Book Review: Hellfire, by John Gilstrap
This is one page-turner of a thriller. There’s so much testosterone in it that holding the book while I read it caused hair to grow on the palms of my hands. I would have finished the novel a lot earlier, but I had to stop reading every three pages so I could leap out of my chair, pump my fists in the air, and chant “U.S.A.! U.S.A.! U.S.A!”
This is the twelfth book in the Jonathan Grave series, but there is no need to worry about reading the first eleven novels in the series. There are no spoilers for previous books, and all of the necessary information needed to introduce the reader to the characters is provided in a few quick sentences here and there.
Jonathan Grave is a Bruce Wayne-like character, a man of immense wealth (though his inheritance has shady origins) who uses his money to make the world a better place. With the assistance of the Catholic Church, he funds an organization to help children with parents charged with crimes, but he’s not content to simply write checks. He’s the head of a small team of highly trained professionals with specialized skills who handle challenging situations, often outside the letter of the law, but always on the side of the angels, even if their haloes are a little crooked.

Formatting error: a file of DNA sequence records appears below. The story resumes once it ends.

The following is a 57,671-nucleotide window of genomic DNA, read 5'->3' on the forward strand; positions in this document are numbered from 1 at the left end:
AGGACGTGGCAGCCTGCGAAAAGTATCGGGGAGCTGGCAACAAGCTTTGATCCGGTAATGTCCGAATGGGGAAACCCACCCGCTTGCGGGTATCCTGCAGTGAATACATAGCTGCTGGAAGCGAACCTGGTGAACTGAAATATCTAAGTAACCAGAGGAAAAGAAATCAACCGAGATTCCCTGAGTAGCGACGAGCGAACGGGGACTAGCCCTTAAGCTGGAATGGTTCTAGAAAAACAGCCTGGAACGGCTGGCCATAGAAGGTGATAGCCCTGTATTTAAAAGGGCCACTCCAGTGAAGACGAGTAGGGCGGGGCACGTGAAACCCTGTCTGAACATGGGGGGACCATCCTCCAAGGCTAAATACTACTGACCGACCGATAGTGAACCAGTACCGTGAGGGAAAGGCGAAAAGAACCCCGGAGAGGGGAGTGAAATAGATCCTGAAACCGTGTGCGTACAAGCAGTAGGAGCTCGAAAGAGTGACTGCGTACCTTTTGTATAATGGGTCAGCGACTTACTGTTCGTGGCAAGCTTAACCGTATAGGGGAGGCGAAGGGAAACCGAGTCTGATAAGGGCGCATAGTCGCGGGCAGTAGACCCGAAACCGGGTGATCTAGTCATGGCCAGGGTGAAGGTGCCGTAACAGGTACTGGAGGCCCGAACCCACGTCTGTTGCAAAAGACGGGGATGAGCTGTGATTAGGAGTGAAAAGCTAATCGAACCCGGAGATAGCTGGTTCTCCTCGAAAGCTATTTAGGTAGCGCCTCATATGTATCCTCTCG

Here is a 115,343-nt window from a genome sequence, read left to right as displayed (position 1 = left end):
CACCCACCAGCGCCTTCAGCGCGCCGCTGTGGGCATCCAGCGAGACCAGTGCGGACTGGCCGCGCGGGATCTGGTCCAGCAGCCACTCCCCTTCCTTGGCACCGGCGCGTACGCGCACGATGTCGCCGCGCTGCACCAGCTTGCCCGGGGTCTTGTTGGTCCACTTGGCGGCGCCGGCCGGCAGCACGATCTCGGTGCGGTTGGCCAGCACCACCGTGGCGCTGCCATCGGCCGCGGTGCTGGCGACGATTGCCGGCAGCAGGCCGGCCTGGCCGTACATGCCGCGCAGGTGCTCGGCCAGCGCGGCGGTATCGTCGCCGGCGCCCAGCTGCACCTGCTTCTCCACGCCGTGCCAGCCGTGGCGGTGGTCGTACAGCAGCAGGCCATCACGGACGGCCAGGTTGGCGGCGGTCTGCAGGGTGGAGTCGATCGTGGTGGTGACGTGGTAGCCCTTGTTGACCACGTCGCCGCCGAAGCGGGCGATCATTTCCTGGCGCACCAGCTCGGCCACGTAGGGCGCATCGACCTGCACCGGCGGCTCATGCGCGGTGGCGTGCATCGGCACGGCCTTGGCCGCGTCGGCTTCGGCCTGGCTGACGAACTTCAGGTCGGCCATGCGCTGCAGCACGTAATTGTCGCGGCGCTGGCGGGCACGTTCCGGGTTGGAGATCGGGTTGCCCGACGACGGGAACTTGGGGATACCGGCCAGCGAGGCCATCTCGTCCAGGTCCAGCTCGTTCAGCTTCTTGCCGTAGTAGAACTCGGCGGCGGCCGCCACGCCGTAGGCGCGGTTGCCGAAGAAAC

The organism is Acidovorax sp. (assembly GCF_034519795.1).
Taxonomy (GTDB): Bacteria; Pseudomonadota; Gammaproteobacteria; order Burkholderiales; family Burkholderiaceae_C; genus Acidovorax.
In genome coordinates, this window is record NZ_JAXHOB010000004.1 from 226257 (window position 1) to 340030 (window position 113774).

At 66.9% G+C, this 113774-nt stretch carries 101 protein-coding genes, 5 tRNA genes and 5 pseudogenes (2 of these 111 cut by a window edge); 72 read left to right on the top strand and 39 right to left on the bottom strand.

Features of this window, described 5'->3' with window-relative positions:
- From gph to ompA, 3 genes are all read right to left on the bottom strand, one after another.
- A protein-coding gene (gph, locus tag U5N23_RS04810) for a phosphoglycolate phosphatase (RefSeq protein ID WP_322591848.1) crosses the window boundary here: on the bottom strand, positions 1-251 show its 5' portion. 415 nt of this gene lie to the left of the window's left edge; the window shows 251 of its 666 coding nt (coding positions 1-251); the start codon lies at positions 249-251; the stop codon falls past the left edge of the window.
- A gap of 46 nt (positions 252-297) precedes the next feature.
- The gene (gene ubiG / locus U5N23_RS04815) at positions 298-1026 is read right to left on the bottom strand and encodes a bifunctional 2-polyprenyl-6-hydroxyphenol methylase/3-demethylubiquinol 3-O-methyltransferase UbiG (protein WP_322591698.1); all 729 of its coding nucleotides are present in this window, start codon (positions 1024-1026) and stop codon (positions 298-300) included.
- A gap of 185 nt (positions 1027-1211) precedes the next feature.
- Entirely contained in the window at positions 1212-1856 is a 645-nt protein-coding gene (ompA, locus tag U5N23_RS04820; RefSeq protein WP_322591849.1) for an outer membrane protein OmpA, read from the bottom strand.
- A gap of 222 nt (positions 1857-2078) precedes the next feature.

In this book, a professional couple is involved in some extremely shady criminal activity, though it’s not clear at first whether they’re actually evil themselves or if they’ve been roped into committing illegal acts against their will. The husband is shot trying to run away, and the wife is sent to prison, leaving their two innocent young sons to be sent into the system. When the boys are kidnapped, and their mother is ordered by sinister forces not to accept the tempting plea deal offered to her, Grave and his team must rescue the boys and find out who’s behind a villainous organization, and determine just what sort of terrible acts the bad guys seek to inflict upon America.
I have made my disgust at flat, undeveloped child characters well-known in recent reviews. Too often, children in novels are flat, dull, and utterly passive. Gilstrap has created genuine characters in the kidnapped boys, who are limited by their youth and size, and hampered by childlike fears, yet despite their weaknesses, they cleverly manage to attempt to rescue themselves, and the elder brother has some touching scenes as he comforts and encourages his terrified sibling.
The book is pure action and suspense, and it’s elevated above the standard fare thanks to characters who are likeable while being slightly larger than life, ranging from a behemoth mercenary, to a career prosecutor with no soul, to nasty ne’er-do-wells who make one loathe them instantly. Here and there, Gilstrap inserts a hilarious line of dialogue, and all in all, Hellfire is pure escapist entertainment that manages to be adrenaline-soaked fun.
By John Gilstrap